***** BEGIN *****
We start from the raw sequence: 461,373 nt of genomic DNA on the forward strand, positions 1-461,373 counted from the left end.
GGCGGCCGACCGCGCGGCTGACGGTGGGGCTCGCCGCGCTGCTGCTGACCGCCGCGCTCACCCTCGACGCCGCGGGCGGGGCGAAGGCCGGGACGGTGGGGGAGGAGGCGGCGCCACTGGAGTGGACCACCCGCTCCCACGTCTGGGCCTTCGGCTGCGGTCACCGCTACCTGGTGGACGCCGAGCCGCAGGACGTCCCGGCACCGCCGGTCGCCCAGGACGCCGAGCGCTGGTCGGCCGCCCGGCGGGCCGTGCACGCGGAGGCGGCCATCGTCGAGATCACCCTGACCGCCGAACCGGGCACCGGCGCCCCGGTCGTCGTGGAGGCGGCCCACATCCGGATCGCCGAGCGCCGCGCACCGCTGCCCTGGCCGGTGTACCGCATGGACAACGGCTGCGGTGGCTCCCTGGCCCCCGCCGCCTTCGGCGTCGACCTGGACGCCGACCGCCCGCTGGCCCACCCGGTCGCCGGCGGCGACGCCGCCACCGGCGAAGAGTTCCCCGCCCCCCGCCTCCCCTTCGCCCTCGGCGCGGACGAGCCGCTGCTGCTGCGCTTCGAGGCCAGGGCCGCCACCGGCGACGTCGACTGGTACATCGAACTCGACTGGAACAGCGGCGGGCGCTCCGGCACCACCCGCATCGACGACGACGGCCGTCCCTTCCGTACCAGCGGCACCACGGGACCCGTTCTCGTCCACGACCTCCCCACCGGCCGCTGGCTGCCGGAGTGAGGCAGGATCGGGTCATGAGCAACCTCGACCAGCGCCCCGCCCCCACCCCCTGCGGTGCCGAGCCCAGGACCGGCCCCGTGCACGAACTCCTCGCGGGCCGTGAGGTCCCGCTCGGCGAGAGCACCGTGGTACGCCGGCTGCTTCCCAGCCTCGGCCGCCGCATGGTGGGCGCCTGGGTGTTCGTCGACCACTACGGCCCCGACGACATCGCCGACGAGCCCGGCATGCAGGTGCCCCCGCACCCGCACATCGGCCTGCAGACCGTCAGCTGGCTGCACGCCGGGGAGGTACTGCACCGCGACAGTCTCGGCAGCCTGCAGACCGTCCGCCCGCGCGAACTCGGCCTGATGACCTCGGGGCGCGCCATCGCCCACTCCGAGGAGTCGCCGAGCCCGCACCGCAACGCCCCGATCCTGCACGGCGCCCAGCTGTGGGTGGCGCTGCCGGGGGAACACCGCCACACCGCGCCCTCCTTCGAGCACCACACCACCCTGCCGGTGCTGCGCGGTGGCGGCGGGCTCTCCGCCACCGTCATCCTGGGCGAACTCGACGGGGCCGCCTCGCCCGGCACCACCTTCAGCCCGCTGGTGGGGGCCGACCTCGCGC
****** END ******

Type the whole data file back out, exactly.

We start from the raw sequence: 461,373 nt of genomic DNA on the forward strand, positions 1-461,373 counted from the left end.
GGCGGCCGACCGCGCGGCTGACGGTGGGGCTCGCCGCGCTGCTGCTGACCGCCGCGCTCACCCTCGACGCCGCGGGCGGGGCGAAGGCCGGGACGGTGGGGGAGGAGGCGGCGCCACTGGAGTGGACCACCCGCTCCCACGTCTGGGCCTTCGGCTGCGGTCACCGCTACCTGGTGGACGCCGAGCCGCAGGACGTCCCGGCACCGCCGGTCGCCCAGGACGCCGAGCGCTGGTCGGCCGCCCGGCGGGCCGTGCACGCGGAGGCGGCCATCGTCGAGATCACCCTGACCGCCGAACCGGGCACCGGCGCCCCGGTCGTCGTGGAGGCGGCCCACATCCGGATCGCCGAGCGCCGCGCACCGCTGCCCTGGCCGGTGTACCGCATGGACAACGGCTGCGGTGGCTCCCTGGCCCCCGCCGCCTTCGGCGTCGACCTGGACGCCGACCGCCCGCTGGCCCACCCGGTCGCCGGCGGCGACGCCGCCACCGGCGAAGAGTTCCCCGCCCCCCGCCTCCCCTTCGCCCTCGGCGCGGACGAGCCGCTGCTGCTGCGCTTCGAGGCCAGGGCCGCCACCGGCGACGTCGACTGGTACATCGAACTCGACTGGAACAGCGGCGGGCGCTCCGGCACCACCCGCATCGACGACGACGGCCGTCCCTTCCGTACCAGCGGCACCACGGGACCCGTTCTCGTCCACGACCTCCCCACCGGCCGCTGGCTGCCGGAGTGAGGCAGGATCGGGTCATGAGCAACCTCGACCAGCGCCCCGCCCCCACCCCCTGCGGTGCCGAGCCCAGGACCGGCCCCGTGCACGAACTCCTCGCGGGCCGTGAGGTCCCGCTCGGCGAGAGCACCGTGGTACGCCGGCTGCTTCCCAGCCTCGGCCGCCGCATGGTGGGCGCCTGGGTGTTCGTCGACCACTACGGCCCCGACGACATCGCCGACGAGCCCGGCATGCAGGTGCCCCCGCACCCGCACATCGGCCTGCAGACCGTCAGCTGGCTGCACGCCGGGGAGGTACTGCACCGCGACAGTCTCGGCAGCCTGCAGACCGTCCGCCCGCGCGAACTCGGCCTGATGACCTCGGGGCGCGCCATCGCCCACTCCGAGGAGTCGCCGAGCCCGCACCGCAACGCCCCGATCCTGCACGGCGCCCAGCTGTGGGTGGCGCTGCCGGGGGAACACCGCCACACCGCGCCCTCCTTCGAGCACCACACCACCCTGCCGGTGCTGCGCGGTGGCGGCGGGCTCTCCGCCACCGTCATCCTGGGCGAACTCGACGGGGCCGCCTCGCCCGGCACCACCTTCAGCCCGCTGGTGGGGGCCGACCTCGCGC